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Sechelt presentation digs into Salish knowledge of the stars

What do we call the stars? An opportunity to learn traditional names for constellations, planets and other celestial bodies is coming to Sechelt this week.

The Sunshine Coast Astronomy Club will be hosting: “Reconstructing Salish Asterisms through Ethnography Across the Northwest: ‘The Canoe,’ ‘Cast away Children,’ and ‘Camas Baking Pit,’” at the Sechelt public library on Friday, Dec. 8, at 7 p.m.

Dr. Shandin Pete, an assistant professor in UBC’s earth, ocean, and atmospheric sciences department, has worked on reconstructing Salish asterisms using ethnographic evidence from Salish-speaking communities across the Northwest for the past few years.

Attendees will learn traditional names for well-known constellations and hear about cultural traditions of the Salish people.

Pete’s UBC profile states that his research focuses on providing a greater understanding of traditional perceptions of astronomy and how it was operationalized historically to shape temporal thought on economic, social, and spiritual activities.

Charles Ennis, director at large of the Royal Astronomical Society of Canada Sunshine Coast Centre (RASC SCC) explained that constellations became universally standardized by the International Astronomical Union in 1922, and that before that many different nations around the globe had their own star charts that were specific to them.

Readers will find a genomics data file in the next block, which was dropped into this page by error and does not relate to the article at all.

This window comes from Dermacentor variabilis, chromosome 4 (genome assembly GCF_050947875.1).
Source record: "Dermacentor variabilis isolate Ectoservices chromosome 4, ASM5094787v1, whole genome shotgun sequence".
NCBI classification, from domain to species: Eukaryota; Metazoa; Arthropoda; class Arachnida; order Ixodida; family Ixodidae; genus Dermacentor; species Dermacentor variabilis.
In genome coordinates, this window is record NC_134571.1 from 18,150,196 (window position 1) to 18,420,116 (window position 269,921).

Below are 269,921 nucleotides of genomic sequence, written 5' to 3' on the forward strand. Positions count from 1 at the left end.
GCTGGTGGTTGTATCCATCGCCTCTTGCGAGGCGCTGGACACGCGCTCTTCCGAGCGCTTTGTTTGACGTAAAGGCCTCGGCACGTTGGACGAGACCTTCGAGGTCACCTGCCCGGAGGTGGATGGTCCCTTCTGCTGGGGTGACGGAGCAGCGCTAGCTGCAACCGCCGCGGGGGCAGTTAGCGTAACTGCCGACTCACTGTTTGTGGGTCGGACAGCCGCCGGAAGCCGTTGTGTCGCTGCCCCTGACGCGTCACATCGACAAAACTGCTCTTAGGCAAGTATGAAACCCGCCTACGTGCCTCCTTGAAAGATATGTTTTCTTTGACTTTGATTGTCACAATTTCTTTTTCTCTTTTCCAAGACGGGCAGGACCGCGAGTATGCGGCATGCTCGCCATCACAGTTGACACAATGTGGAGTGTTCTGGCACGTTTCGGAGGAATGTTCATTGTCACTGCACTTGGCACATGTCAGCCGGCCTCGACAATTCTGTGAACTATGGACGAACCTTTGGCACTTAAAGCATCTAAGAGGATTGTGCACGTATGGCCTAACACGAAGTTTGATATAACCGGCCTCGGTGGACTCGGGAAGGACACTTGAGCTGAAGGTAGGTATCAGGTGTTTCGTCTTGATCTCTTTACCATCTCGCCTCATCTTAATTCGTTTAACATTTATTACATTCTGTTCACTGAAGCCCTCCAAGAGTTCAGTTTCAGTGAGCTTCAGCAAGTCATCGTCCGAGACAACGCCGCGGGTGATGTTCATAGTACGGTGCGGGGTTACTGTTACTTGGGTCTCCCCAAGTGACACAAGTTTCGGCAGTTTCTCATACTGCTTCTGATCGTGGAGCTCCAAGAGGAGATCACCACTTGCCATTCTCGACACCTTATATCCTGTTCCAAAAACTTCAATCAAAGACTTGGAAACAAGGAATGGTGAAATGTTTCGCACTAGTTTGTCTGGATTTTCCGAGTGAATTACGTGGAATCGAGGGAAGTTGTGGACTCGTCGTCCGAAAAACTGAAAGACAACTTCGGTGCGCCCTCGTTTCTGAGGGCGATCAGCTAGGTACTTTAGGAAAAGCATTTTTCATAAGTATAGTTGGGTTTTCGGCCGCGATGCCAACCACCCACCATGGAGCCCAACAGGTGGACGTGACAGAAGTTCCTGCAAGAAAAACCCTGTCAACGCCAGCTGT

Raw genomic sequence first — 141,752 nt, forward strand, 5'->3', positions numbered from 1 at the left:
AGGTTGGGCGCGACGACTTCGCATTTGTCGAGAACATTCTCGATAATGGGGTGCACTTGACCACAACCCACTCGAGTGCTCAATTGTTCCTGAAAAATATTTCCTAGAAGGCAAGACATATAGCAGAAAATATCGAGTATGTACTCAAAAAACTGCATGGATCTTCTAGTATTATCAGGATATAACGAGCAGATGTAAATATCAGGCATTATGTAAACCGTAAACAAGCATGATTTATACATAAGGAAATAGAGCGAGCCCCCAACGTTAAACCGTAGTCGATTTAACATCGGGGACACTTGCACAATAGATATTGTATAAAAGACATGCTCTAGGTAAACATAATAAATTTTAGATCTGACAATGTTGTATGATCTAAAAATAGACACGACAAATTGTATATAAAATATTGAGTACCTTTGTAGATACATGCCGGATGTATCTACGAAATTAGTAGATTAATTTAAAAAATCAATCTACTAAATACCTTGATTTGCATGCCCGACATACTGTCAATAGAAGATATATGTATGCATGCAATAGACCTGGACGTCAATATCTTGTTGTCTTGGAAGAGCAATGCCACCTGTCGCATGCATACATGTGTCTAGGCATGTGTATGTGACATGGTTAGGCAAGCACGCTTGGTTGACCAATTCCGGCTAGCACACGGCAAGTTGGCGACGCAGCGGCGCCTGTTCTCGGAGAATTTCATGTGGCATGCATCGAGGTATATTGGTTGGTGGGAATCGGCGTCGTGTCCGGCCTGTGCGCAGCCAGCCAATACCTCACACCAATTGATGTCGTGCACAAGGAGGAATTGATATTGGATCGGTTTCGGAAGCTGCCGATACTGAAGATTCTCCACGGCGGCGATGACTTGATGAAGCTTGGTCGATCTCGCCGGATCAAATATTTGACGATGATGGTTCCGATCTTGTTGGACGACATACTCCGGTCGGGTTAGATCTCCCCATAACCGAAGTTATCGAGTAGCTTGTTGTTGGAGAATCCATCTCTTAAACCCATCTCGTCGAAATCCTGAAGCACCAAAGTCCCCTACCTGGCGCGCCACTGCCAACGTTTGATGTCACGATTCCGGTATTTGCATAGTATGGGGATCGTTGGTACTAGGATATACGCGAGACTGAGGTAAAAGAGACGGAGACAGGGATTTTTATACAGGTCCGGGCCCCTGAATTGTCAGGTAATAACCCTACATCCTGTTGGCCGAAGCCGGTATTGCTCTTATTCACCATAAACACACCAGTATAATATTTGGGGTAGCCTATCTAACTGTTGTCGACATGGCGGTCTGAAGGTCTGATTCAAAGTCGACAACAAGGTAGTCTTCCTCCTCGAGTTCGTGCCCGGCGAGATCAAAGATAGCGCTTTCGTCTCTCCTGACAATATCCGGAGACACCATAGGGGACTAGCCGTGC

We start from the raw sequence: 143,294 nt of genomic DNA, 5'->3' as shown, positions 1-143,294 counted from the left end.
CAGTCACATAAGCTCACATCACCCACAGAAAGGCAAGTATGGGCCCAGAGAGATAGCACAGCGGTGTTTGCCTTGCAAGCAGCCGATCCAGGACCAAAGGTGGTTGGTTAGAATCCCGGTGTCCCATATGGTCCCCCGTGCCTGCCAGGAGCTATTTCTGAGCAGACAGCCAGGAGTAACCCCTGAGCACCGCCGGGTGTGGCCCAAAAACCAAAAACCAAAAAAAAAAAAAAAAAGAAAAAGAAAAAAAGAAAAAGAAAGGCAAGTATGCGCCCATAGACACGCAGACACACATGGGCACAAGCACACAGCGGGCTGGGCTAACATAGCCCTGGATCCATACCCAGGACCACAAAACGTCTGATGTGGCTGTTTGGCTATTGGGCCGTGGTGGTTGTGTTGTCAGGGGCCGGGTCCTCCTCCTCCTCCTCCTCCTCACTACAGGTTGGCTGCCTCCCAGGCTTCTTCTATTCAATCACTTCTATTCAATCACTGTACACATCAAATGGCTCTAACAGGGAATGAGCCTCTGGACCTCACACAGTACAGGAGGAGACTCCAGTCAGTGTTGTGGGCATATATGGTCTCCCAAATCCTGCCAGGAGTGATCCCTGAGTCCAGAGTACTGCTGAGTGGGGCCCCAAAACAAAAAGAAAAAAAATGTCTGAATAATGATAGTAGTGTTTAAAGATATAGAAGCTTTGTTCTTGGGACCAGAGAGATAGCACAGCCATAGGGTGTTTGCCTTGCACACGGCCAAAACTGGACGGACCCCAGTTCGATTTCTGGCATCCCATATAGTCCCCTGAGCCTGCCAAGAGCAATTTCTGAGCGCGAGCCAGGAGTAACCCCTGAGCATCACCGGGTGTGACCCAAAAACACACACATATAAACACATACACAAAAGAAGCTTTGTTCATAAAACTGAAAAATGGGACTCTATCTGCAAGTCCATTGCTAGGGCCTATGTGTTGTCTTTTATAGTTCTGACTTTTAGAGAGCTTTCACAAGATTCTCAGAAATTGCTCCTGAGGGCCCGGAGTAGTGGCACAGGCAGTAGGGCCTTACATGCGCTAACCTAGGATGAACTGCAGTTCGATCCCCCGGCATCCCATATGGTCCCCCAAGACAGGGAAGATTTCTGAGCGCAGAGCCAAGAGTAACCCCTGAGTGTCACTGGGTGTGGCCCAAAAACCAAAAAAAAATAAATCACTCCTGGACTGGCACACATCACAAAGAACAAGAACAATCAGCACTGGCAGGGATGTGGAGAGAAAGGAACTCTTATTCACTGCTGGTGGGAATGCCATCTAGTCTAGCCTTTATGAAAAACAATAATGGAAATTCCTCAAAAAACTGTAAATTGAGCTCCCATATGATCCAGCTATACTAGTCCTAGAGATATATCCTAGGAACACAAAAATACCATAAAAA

“It was impossible to share scientific information between nations because everyone was using different maps and skies which had developed over thousands of years,” he said.

Ennis said his group was inspired by the Halifax RASC center that did similar work with the Mi'kmaq Nation, helping them “rediscover their sky.”

“This is a big step in the direction of healing because it's a matter of recognizing that they had a different perspective, and it's a valuable perspective that overlaps ours,” Ennis said.

Those unable to attend the event will be able to watch live on YouTube. The presentation will also be recorded and posted on the Astronomy Club’s website.

Jordan Copp is the Coast Reporter’s civic and Indigenous affairs reporter. This reporting beat is made possible by the Local Journalism Initiative.

Jordan Copp, Local Journalism Initiative Reporter, Coast Reporter